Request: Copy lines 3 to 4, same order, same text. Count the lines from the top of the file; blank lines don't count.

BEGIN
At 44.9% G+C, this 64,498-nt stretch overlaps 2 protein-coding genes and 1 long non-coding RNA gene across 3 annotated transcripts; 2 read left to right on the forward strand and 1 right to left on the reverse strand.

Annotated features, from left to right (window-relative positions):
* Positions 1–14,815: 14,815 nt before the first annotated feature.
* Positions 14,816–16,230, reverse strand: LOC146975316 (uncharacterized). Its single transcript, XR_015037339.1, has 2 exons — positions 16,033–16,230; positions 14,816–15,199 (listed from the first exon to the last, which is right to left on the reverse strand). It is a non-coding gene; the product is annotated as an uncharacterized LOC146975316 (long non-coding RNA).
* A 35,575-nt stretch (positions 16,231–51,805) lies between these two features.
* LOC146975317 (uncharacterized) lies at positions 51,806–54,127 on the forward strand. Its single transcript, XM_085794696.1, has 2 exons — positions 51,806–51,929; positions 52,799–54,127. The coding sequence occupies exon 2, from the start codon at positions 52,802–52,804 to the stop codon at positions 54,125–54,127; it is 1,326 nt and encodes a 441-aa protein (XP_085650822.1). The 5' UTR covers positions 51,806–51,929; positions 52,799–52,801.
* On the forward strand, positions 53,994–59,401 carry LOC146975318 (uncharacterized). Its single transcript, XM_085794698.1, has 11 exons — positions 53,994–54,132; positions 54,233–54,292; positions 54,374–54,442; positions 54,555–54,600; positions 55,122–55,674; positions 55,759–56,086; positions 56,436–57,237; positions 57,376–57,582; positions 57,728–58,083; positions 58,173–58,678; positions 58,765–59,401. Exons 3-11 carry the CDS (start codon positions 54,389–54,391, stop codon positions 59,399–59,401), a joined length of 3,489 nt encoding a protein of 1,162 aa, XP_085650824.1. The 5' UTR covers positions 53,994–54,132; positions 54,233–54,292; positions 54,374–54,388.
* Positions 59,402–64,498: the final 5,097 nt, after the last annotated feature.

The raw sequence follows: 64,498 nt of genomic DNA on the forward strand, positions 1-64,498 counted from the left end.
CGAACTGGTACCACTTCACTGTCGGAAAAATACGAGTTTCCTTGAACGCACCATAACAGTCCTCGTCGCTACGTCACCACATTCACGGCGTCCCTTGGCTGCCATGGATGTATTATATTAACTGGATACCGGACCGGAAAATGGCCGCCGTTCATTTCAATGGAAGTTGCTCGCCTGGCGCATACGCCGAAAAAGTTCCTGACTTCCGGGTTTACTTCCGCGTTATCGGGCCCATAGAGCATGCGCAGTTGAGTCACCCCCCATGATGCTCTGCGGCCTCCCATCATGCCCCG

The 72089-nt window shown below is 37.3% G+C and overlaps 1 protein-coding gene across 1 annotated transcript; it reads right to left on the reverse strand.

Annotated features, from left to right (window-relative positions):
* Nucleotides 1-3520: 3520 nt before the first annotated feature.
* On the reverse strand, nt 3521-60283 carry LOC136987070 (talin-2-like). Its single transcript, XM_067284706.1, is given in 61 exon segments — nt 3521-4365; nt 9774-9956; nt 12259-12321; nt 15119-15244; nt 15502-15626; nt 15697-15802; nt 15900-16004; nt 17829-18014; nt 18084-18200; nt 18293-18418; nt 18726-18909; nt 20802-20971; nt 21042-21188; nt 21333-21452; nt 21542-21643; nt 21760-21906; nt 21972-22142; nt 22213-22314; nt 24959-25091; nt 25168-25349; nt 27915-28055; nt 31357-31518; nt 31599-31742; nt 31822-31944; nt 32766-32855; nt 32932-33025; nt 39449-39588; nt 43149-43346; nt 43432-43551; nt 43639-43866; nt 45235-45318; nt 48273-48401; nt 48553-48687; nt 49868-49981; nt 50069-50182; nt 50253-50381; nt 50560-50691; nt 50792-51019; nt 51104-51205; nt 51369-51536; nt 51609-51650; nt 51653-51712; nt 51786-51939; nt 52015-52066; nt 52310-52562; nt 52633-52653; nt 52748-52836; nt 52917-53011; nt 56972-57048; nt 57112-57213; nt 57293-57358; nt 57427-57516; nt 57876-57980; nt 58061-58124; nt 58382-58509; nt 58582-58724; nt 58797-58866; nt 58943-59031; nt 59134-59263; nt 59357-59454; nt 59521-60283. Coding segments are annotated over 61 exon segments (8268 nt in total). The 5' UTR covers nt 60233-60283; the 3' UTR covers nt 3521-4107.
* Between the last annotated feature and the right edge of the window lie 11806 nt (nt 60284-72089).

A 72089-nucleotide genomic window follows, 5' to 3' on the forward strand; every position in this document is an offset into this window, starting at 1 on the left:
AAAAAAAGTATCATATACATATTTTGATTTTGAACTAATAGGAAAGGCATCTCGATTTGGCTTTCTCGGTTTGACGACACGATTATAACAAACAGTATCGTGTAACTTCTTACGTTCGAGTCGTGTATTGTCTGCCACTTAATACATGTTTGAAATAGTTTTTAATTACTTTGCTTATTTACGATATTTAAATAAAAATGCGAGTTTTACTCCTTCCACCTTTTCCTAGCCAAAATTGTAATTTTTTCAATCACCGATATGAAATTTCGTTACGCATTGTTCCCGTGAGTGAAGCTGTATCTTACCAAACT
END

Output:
* Positions 1–14,815: 14,815 nt before the first annotated feature.
* Positions 14,816–16,230, reverse strand: LOC146975316 (uncharacterized). Its single transcript, XR_015037339.1, has 2 exons — positions 16,033–16,230; positions 14,816–15,199 (listed from the first exon to the last, which is right to left on the reverse strand). It is a non-coding gene; the product is annotated as an uncharacterized LOC146975316 (long non-coding RNA).